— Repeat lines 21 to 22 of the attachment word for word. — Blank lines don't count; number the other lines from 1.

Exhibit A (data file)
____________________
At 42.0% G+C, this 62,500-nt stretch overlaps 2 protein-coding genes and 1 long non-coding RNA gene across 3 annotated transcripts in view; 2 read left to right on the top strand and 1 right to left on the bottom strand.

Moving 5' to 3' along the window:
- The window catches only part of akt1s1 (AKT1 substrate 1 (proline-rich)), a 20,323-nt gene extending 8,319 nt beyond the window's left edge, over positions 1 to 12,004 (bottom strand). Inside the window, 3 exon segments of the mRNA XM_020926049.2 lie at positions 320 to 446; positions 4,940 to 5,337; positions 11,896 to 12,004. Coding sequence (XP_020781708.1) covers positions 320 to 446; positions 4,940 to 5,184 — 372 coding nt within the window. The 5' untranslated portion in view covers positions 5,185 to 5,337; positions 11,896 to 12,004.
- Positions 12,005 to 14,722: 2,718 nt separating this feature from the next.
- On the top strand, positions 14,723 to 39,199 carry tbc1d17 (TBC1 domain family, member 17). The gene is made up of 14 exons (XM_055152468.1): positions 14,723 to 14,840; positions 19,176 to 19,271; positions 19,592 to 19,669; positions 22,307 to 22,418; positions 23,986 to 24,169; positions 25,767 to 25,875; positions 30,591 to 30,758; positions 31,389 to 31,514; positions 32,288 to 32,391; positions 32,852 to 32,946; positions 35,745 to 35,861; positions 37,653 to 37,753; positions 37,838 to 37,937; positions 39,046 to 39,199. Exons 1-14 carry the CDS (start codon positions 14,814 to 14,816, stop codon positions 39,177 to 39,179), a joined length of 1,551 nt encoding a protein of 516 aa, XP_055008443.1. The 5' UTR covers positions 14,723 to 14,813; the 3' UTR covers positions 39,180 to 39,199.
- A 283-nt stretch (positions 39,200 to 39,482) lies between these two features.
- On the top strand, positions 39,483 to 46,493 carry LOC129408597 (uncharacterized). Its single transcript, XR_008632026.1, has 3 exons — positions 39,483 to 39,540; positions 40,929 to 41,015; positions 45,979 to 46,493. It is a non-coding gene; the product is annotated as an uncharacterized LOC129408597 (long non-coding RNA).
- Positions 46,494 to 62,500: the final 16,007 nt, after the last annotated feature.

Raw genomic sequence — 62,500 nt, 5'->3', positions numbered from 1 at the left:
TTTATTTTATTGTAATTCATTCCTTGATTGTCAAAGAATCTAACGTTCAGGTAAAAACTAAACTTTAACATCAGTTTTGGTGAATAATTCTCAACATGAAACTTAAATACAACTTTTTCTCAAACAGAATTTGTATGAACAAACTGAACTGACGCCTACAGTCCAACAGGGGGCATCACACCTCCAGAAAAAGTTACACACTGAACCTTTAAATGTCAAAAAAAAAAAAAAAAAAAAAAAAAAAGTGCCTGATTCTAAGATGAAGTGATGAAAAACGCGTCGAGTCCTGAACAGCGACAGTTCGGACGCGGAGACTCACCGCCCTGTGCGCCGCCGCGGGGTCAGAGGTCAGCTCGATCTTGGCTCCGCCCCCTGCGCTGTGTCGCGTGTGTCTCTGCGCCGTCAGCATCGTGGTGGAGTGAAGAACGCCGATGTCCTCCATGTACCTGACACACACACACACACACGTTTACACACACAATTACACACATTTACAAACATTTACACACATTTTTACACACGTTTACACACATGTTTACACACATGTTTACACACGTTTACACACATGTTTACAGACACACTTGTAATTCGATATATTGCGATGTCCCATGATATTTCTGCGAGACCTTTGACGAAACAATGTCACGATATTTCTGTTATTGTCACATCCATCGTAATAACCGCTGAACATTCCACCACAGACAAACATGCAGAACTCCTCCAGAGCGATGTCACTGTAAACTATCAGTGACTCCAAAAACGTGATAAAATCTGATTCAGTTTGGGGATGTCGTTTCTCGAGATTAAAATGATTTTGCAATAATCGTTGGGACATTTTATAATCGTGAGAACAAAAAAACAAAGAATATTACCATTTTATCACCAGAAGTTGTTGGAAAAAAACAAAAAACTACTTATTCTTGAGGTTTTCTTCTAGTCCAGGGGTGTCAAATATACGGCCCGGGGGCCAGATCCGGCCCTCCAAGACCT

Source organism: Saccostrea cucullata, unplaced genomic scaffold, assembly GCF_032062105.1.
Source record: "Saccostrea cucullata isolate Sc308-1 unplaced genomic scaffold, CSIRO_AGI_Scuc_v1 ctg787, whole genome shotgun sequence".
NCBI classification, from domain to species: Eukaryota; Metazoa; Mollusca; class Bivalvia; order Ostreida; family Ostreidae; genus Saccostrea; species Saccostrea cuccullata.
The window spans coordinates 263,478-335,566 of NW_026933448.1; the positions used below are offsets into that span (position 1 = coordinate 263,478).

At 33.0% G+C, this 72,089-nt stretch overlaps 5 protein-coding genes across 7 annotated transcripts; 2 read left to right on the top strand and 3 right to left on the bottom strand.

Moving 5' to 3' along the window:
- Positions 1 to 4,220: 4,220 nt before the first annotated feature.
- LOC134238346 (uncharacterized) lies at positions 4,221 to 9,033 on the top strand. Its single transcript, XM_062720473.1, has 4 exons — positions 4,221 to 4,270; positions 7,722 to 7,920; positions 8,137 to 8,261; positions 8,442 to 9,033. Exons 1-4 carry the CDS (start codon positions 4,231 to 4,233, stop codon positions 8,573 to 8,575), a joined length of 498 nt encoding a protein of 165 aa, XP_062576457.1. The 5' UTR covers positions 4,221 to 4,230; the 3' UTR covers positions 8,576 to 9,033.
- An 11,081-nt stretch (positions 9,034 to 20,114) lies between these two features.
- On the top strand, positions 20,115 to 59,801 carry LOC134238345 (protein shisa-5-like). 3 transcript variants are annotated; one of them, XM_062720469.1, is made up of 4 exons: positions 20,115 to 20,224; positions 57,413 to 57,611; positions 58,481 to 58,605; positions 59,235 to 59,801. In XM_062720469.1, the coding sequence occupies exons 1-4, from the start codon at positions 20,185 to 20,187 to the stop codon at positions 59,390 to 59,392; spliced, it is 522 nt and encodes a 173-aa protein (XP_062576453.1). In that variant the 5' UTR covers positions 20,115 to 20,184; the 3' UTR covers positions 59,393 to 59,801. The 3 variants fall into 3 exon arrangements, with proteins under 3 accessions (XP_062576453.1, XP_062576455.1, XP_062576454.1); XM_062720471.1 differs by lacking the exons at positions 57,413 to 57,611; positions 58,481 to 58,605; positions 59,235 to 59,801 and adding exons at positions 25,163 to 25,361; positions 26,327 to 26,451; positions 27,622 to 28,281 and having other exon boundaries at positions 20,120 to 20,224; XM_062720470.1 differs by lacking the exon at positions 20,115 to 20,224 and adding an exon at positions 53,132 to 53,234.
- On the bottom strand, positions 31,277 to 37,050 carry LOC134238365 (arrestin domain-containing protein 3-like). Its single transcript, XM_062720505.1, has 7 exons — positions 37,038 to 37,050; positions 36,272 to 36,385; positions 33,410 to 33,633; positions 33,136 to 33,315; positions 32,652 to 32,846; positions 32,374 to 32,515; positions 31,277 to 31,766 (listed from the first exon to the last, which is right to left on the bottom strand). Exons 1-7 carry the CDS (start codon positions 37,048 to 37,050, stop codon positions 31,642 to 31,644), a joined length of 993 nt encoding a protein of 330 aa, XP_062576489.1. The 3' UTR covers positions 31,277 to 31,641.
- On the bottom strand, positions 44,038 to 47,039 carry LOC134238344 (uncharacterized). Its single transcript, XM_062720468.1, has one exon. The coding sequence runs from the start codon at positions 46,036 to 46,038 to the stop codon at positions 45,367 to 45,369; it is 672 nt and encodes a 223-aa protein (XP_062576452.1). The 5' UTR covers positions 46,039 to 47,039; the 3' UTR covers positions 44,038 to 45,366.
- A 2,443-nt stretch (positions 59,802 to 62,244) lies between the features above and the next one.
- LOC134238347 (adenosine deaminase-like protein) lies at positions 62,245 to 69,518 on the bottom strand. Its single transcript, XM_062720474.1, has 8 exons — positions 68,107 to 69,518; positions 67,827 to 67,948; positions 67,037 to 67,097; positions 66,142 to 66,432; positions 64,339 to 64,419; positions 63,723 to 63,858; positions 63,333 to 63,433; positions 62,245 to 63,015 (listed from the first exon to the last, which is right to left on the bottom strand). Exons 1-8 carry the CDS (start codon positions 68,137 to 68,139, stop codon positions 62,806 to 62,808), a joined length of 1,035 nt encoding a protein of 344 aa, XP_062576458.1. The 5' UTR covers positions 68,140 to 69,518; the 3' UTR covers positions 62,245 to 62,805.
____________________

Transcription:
- On the bottom strand, positions 31,277 to 37,050 carry LOC134238365 (arrestin domain-containing protein 3-like). Its single transcript, XM_062720505.1, has 7 exons — positions 37,038 to 37,050; positions 36,272 to 36,385; positions 33,410 to 33,633; positions 33,136 to 33,315; positions 32,652 to 32,846; positions 32,374 to 32,515; positions 31,277 to 31,766 (listed from the first exon to the last, which is right to left on the bottom strand). Exons 1-7 carry the CDS (start codon positions 37,048 to 37,050, stop codon positions 31,642 to 31,644), a joined length of 993 nt encoding a protein of 330 aa, XP_062576489.1. The 3' UTR covers positions 31,277 to 31,641.
- On the bottom strand, positions 44,038 to 47,039 carry LOC134238344 (uncharacterized). Its single transcript, XM_062720468.1, has one exon. The coding sequence runs from the start codon at positions 46,036 to 46,038 to the stop codon at positions 45,367 to 45,369; it is 672 nt and encodes a 223-aa protein (XP_062576452.1). The 5' UTR covers positions 46,039 to 47,039; the 3' UTR covers positions 44,038 to 45,366.